Since I went to culinary school about two and a half years ago, I’ve been rather indifferent to cooking competition programs. But, I still have loyalty to Bravo’s Top Chef. Maybe, its because I have a crush on Anthony Bourdain (a frequent judge) or maybe its because I owe Bravo a favor for casting me on Millionaire Matchmaker. Regardless, I have learned some lessons from the show I thought I’d share (and they dont involve cooking!).
Lesson #1: Stick with the two “B’s”: Bacon & Booze: Have you ever noticed how much Padma, (when not with child) Gail, and Tom – love alcohol? And bacon? If it makes sense, use these ingredients! Don’t make a beverage virgin if it can be alcoholic (somebody did this once…and I swear Padma seemed sad).
Lesson #2: Don’t make dessert: I’ll write it again: don’t make dessert! Seriously, unless you are a pastry chef or are forced to, never willingly make dessert. With few exceptions, it never goes well, and while the judges might complain about being served meat as a final course, meat as a final course is always better than a bad dessert!
Lesson #3: Toby Young can suck it:Ok, so he is obviously more interested in being a personality than in instigating a thoguhtful conversation. But here’s an example of his ass holery. On one episode, he refused to prounounce “paella” in the standard, Spanish-inflected way. Instead, he sounded out both els so that “pie-AY-uh” became “pie-ELL-uh.” And when Tom Colicchio ribbed him about it, Young scolded everyone in the world who prounounces the word like a Latino. “People don’t say ‘Meh-HI-coe’ or ‘Bar-THUH-low-nuh,’” he snarled. To be fair, Young’s right about the last bit. Most Westerners puth the “ex” in “Mexico” and the “ess” in “Barcelona,” and we snicker when Alex Trebek says the word like a fur’ner. But the word “paella” has entered the Western vocabulary with its original pronunciation intact, much like “tortilla” and “quesadilla.” By insisting on Anglicizing the word, and belittling those who don’t, Young demonstrated an ugly, colonialist attitude that the “ethnic” way is not the “right” way… that the British/Western method is inherently superior. For all I know, the entire United Kingdom says “paella” like Young does, but I’ll wager that if someone corrected them, the bulk of them wouldn’t act like pricks about it. Ok, rant over.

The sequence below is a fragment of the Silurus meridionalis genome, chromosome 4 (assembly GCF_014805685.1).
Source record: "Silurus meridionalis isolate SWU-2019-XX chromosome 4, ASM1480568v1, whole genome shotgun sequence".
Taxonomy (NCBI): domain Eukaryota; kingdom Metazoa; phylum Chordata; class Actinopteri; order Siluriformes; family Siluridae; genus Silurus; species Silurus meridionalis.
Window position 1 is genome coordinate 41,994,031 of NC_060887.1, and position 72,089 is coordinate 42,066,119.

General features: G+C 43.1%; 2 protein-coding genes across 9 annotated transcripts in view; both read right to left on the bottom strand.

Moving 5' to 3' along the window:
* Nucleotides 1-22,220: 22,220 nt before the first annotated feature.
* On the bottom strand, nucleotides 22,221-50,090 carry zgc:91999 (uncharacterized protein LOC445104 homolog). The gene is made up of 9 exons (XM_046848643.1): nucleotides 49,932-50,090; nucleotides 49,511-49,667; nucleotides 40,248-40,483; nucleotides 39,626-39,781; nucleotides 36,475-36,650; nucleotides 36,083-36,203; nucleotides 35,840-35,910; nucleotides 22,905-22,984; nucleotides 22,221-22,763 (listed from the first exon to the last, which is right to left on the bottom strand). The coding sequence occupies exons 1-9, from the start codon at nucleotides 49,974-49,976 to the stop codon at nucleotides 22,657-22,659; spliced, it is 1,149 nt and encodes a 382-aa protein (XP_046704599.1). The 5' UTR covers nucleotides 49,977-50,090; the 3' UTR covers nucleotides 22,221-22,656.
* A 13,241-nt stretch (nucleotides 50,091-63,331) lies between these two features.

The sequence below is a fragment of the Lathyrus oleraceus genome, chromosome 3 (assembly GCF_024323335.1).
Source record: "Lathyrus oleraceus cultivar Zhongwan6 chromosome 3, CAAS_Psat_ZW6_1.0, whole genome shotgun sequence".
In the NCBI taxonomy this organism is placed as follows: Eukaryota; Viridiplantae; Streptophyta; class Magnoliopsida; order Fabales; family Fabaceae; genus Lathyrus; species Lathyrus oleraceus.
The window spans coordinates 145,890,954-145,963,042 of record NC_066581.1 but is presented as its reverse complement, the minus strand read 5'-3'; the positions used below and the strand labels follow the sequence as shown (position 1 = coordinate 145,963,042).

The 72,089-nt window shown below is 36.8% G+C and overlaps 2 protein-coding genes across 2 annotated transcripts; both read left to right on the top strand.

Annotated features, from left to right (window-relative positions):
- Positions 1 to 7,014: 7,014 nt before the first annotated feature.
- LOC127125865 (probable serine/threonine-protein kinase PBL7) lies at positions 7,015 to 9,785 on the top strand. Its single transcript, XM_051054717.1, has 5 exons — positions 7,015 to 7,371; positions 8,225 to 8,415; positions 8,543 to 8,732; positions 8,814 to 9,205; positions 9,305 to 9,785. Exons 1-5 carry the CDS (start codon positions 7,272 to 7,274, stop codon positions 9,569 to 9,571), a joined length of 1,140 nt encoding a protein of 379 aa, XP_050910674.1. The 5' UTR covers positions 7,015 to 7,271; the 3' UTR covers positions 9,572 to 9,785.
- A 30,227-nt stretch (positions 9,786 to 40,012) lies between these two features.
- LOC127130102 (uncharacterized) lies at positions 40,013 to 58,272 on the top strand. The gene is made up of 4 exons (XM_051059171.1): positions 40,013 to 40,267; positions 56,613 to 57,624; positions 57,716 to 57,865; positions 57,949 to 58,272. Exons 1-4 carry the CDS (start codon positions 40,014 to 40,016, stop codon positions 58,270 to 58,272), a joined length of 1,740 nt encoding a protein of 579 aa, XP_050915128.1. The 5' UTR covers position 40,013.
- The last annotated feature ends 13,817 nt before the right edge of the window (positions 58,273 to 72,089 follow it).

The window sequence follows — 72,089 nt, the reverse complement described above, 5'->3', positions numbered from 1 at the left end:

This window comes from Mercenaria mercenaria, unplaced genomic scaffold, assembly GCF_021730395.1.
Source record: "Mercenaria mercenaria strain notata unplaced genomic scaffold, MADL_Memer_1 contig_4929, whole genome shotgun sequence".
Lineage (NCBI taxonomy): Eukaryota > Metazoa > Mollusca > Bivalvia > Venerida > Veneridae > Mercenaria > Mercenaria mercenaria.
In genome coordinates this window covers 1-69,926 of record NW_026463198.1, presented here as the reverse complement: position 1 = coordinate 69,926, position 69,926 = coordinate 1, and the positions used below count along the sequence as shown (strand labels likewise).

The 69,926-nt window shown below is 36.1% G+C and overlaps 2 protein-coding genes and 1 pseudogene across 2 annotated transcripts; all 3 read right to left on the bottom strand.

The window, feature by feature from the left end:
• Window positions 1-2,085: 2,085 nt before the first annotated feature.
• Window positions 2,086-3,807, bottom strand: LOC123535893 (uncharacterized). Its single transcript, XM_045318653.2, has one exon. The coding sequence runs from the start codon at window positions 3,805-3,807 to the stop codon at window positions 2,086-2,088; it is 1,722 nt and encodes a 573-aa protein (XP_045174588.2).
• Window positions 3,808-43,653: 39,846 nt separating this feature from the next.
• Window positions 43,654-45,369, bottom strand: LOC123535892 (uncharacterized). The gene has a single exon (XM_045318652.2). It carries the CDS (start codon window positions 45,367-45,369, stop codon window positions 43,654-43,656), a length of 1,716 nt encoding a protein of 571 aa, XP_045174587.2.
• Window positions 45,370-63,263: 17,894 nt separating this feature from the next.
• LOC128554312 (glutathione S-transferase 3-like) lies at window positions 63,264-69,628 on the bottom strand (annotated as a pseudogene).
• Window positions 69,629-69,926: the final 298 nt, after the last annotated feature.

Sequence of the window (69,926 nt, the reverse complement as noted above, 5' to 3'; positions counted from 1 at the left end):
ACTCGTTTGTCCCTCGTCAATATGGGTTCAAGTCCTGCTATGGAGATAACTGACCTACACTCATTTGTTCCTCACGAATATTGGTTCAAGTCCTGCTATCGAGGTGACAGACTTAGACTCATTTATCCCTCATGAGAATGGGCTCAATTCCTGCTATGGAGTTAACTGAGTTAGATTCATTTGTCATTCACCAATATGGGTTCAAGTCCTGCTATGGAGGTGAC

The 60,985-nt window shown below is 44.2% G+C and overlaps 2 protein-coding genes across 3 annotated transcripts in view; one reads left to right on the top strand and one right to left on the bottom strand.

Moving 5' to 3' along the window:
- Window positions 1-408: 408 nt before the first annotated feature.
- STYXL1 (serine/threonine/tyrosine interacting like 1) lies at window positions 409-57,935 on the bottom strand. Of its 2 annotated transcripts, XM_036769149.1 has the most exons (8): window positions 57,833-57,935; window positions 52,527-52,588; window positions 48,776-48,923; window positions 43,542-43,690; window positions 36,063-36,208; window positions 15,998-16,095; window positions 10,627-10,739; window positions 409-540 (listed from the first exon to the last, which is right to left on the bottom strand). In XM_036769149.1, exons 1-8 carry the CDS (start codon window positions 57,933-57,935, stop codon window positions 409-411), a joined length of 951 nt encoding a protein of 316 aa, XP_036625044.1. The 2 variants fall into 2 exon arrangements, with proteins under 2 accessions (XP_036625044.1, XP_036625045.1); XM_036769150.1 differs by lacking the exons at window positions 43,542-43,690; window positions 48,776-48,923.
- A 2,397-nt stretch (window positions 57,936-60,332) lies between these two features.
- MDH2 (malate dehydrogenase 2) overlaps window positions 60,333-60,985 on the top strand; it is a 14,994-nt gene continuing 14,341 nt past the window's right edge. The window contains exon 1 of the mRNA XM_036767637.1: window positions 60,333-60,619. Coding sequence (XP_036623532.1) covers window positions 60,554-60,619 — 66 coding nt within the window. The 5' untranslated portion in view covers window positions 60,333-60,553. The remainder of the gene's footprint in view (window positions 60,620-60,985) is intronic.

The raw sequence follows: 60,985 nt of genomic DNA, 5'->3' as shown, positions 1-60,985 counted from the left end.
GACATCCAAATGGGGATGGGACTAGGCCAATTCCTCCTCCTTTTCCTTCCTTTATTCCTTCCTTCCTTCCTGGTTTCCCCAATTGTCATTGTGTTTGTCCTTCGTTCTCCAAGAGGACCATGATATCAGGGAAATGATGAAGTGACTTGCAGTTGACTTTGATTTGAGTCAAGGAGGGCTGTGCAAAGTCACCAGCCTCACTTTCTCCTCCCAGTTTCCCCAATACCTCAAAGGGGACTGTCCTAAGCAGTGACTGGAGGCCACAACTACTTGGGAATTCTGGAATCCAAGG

. Lesson #4: If your hot, you will “pack your knives”: Sorry, but it’s true. There’s always one obligatory hot chick/season (who always finds it necessary to sun bathe in a bikini) – and while they sometimes go far (Casey, Jen.), they never win. There is also an obligatory gay guy/girl, the token asian, the token red neck, the token black guy, and of course, a “stud”.
Lesson #5: Keep it Simple! In cooking (and in life) sometimes the best route is the simplest. You don’t need to prepare an extravagant dish that goes over the top. A dish with minimal ingredients and prepared with a simple garnish can be delicious. Simple isn’t boring, but it has to be GOOD. Do one thing and do it extremely well, and this can take you far.
So at my newish job, I’ve been trying to ween the kids off packaged snacks by making homemade, slightly “lighter” versions of their favorites. I scored a doughnut pan (which I hear Deb just got!) and made these light as air doughnuts!
- 2 cups flour (I used half whole wheat, half all purpose, for a gluten free version that is semi decent, I would sub 1 cup peanut flour with 1 cup brown rice flour)
- 3/4 cup white sugar (or stevia, splenda, or all those other sugar fakes)
- 2 teaspoons baking powder
- 1/4 teaspoon ground nutmeg
- 1/4 teaspoon ground cinnamon
- 1 teaspoon salt
- 3/4 cup milk
- 2 eggs, beaten
- 1 teaspoon vanilla extract
- 1 tablespoon shortening